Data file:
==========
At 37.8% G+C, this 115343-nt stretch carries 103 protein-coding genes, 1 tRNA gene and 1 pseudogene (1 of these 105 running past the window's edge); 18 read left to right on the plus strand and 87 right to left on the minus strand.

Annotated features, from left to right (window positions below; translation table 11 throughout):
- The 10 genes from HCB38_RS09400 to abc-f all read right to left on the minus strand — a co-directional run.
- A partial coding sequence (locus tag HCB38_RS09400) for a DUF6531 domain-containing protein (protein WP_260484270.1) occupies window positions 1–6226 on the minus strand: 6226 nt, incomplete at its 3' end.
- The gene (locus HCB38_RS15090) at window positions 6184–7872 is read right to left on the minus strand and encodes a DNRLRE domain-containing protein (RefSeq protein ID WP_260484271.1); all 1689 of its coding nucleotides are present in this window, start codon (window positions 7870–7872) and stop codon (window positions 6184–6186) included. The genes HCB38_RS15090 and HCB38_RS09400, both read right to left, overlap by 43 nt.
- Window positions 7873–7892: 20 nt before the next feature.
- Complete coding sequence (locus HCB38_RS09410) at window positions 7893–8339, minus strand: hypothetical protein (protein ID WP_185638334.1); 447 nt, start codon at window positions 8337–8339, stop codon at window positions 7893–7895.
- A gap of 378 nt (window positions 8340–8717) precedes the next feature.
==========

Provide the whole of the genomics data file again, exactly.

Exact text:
At 37.8% G+C, this 115343-nt stretch carries 103 protein-coding genes, 1 tRNA gene and 1 pseudogene (1 of these 105 running past the window's edge); 18 read left to right on the plus strand and 87 right to left on the minus strand.

Annotated features, from left to right (window positions below; translation table 11 throughout):
- The 10 genes from HCB38_RS09400 to abc-f all read right to left on the minus strand — a co-directional run.
- A partial coding sequence (locus tag HCB38_RS09400) for a DUF6531 domain-containing protein (protein WP_260484270.1) occupies window positions 1–6226 on the minus strand: 6226 nt, incomplete at its 3' end.
- The gene (locus HCB38_RS15090) at window positions 6184–7872 is read right to left on the minus strand and encodes a DNRLRE domain-containing protein (RefSeq protein ID WP_260484271.1); all 1689 of its coding nucleotides are present in this window, start codon (window positions 7870–7872) and stop codon (window positions 6184–6186) included. The genes HCB38_RS15090 and HCB38_RS09400, both read right to left, overlap by 43 nt.
- Window positions 7873–7892: 20 nt before the next feature.
- Complete coding sequence (locus HCB38_RS09410) at window positions 7893–8339, minus strand: hypothetical protein (protein ID WP_185638334.1); 447 nt, start codon at window positions 8337–8339, stop codon at window positions 7893–7895.
- A gap of 378 nt (window positions 8340–8717) precedes the next feature.